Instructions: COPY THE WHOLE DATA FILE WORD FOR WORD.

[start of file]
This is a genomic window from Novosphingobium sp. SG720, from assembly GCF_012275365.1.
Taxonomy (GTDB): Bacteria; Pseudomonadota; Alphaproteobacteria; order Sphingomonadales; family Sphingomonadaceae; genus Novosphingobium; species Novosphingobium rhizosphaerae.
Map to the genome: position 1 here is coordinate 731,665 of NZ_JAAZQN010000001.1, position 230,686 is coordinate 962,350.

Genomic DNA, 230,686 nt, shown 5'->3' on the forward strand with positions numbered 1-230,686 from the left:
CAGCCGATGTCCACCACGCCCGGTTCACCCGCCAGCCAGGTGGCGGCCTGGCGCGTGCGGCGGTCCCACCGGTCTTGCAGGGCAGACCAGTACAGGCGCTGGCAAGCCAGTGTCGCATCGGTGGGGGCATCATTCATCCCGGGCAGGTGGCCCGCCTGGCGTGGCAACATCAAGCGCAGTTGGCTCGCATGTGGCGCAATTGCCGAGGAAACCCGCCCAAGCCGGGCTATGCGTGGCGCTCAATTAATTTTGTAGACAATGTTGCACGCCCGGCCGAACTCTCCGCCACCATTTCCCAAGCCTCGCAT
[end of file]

This is a genomic window from Novosphingobium sp. SG720, from assembly GCF_012275365.1.
Taxonomy (GTDB): Bacteria; Pseudomonadota; Alphaproteobacteria; order Sphingomonadales; family Sphingomonadaceae; genus Novosphingobium; species Novosphingobium rhizosphaerae.
Map to the genome: position 1 here is coordinate 731,665 of NZ_JAAZQN010000001.1, position 230,686 is coordinate 962,350.

Genomic DNA, 230,686 nt, shown 5'->3' on the forward strand with positions numbered 1-230,686 from the left:
CAGCCGATGTCCACCACGCCCGGTTCACCCGCCAGCCAGGTGGCGGCCTGGCGCGTGCGGCGGTCCCACCGGTCTTGCAGGGCAGACCAGTACAGGCGCTGGCAAGCCAGTGTCGCATCGGTGGGGGCATCATTCATCCCGGGCAGGTGGCCCGCCTGGCGTGGCAACATCAAGCGCAGTTGGCTCGCATGTGGCGCAATTGCCGAGGAAACCCGCCCAAGCCGGGCTATGCGTGGCGCTCAATTAATTTTGTAGACAATGTTGCACGCCCGGCCGAACTCTCCGCCACCATTTCCCAAGCCTCGCAT